Nothing wrong with this

Having taken the team to great heights there is every chance that Ganguly will guide the side to further glory. Similarly, there is every reason to believe that Captain Courageous will regain his touch with the willow, writes SANJAY RAJAN.

SOURAV GANGULY has never considered himself to be in the same league as Rahul Dravid, Sachin Tendulkar, Virender Sehwag or V. V. S. Laxman as a Test batsman.

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But, if there is one man in Team India who understands his own strengths and weaknesses as a cricketer and plays within them, it is undoubtedly Ganguly. At the same time, however, one cannot brush aside the left-hander's credentials as a batsman of international repute. After all, the Bengal cricketer averages a shade over 40 in either form of the game. And he is within striking distance of the 5000-run mark in Test cricket and the magical 10,000-run landmark in One-Day Internationals.

Though his stats are not exactly exceptional in the longer version, they are indeed impressive in the abridged form.

Ganguly's contribution to the team has always been two-dimensional. And here, one would agree that the side had risen dramatically under him over the last five years, to a stage where it had challenged the very best every inch of the way.

It is only natural then that the lows of 2004-05 look like an abyss after the highs of the previous season for Ganguly. Every disastrous season is invariably followed by a form assessment of the individuals.

Ganguly's run with the willow had nose-dived and more glaringly if you consider the country's unimpressive run during this period. Then, there are a couple of deserving batsmen waiting to take his place in the XI. You need to find a reason for the team's failures and it might seem logical to go for the captain's head.

The fact remains that the batting failures, particularly those of the middle-order, contributed to India's poor display. Rahul Dravid, Ganguly's aide and touted by many as the heir apparent, was honest when he said the other day, "A majority of us have not shown the kind of consistency we displayed last season. Obviously, we have not moved as much forward as we had hoped to, following our exploits last year. And that's reflecting. We need to keep maintaining high standards."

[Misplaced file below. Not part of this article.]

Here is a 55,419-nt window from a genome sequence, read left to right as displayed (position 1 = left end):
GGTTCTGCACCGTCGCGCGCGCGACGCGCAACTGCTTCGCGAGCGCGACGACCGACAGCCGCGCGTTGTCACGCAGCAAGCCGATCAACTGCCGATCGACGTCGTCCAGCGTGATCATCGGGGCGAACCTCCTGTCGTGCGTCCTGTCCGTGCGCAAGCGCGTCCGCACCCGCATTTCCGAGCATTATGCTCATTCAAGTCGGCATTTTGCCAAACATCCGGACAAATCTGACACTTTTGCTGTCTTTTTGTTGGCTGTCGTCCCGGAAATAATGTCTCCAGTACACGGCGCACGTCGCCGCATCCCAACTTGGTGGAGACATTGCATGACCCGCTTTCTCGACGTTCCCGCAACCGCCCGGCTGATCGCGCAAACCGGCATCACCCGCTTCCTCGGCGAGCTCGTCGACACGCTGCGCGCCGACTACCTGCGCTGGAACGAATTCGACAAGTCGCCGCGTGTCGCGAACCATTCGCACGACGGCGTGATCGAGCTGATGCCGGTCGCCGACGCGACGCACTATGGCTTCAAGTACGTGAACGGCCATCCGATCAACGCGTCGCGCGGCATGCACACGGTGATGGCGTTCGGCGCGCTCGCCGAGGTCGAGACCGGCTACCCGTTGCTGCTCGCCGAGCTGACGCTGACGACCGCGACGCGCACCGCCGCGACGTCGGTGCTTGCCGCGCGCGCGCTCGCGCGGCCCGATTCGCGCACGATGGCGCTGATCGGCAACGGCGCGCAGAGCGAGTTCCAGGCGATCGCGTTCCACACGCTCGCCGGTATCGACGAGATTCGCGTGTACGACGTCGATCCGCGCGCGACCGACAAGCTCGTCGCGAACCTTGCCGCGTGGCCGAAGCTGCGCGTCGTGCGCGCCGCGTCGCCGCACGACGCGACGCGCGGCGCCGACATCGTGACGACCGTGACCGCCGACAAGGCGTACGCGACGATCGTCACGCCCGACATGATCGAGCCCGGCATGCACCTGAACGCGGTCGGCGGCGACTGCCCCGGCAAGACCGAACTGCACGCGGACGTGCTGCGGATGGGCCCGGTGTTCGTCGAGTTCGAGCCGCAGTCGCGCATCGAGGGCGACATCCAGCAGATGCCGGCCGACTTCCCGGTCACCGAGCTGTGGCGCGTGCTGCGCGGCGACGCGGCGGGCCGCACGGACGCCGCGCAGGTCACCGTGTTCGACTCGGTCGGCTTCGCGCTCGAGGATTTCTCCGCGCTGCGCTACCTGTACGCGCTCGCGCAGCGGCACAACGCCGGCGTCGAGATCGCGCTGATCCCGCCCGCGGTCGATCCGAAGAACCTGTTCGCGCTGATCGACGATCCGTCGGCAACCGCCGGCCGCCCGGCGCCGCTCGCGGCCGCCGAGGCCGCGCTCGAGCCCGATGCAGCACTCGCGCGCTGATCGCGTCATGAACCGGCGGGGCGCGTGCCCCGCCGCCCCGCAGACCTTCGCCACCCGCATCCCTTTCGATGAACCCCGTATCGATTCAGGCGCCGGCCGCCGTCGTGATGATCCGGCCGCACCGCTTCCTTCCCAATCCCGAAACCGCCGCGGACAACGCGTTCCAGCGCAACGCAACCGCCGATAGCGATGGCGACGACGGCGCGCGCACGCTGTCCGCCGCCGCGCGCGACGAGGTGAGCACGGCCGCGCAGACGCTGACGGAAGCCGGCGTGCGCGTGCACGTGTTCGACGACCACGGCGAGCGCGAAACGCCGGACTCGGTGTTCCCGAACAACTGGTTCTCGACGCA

Delve deeper and you realise that Ganguly is not the only one going through a bad patch. Sachin Tendulkar, too, did not have a good season. In the last nine ODIs (from the BCCI Platinum Jubilee game against Pakistan in Kolkata), Ganguly has made just 178 runs at 19.77; Tendulkar is only marginally better, with 227 at 25.22. In their respective last nine Tests, beginning with the home series against Australia, Ganguly — who missed the final two Tests of the Australian series — has 363 runs at 30.25, while in Tendulkar's case the 248 against Bangladesh boosted his total to 664 at 55.33.

The point is when far more gifted batsmen are going through a lean patch, why is the skipper alone being singled out for criticism?

Considering his track record both as a batsman and a leader of men — he is only 32 — should he not be persisted with for another two series at least?

Ganguly's lack of confidence at the crease has been apparent this season. Clearly, this has affected his captaincy as well. But then, is it fair in a team game to blame it all on one man?

Knowing Ganguly he is sure to come out of the bad patch sooner than later. A two-month break is sufficient for any international cricketer to work on his flaws, be it technical or mental.

If the saying, form is temporary, class is permanent is true, it would only be logical to continue with Ganguly as captain. After all, he is the country's most successful skipper with 19 victories (importantly, nine of them abroad) from 47 Tests, as against 14 by Md. Azharuddin and nine by Sunil Gavaskar. That the wins came in Australia, England, Pakistan and West Indies make them all the more creditable.

In the slam-bang type of the game, he has 73 wins in 141 matches and has taken the country to a World Cup final apart from two ICC knock-out title-clashes. In fact, India shared the trophy with Sri Lanka in the 2002 ICC Champions Trophy in the Emerald Isle. Let's face it, these are not achievements you can ignore.

Having taken the team to great heights there is every chance that Ganguly will guide the side to further glory. Similarly, there is every reason to believe that Captain Courageous will regain his touch with the willow.

It is only a matter of confidence, a trait he had in abundance not too long ago. While it is easy to remember his expansive cover-drive in the final Test against Bangalore, which allowed an Afridi leg-break to sneak in, or the unconvincing, and short, stints in the middle in the first four ODIs against the Men in Green, one should not forget that he was the man who walked out to bat at Melbourne late that evening in December 2003 to shield an out-of-form Tendulkar in what was an awe-inspiring act on that historic tour.

Similarly, Ganguly was guilty of walking out on the team on the morning of the third Test against Australia at Nagpur in what was an act of diffidence. India promptly went on to lose the series there. But it also must be remembered that he was the man who scripted that brilliant 144 at Brisbane in the first Test when India had its back to the wall. That set the tone for the four-Test series, which India famously went on to draw 1-1.

As the man who moulded Team India, the left-hander has every reason to believe that he has a few seasons left in him, as skipper and batsman. The fact is, he does. And what more, he understands the chemistry of this team better than anyone else.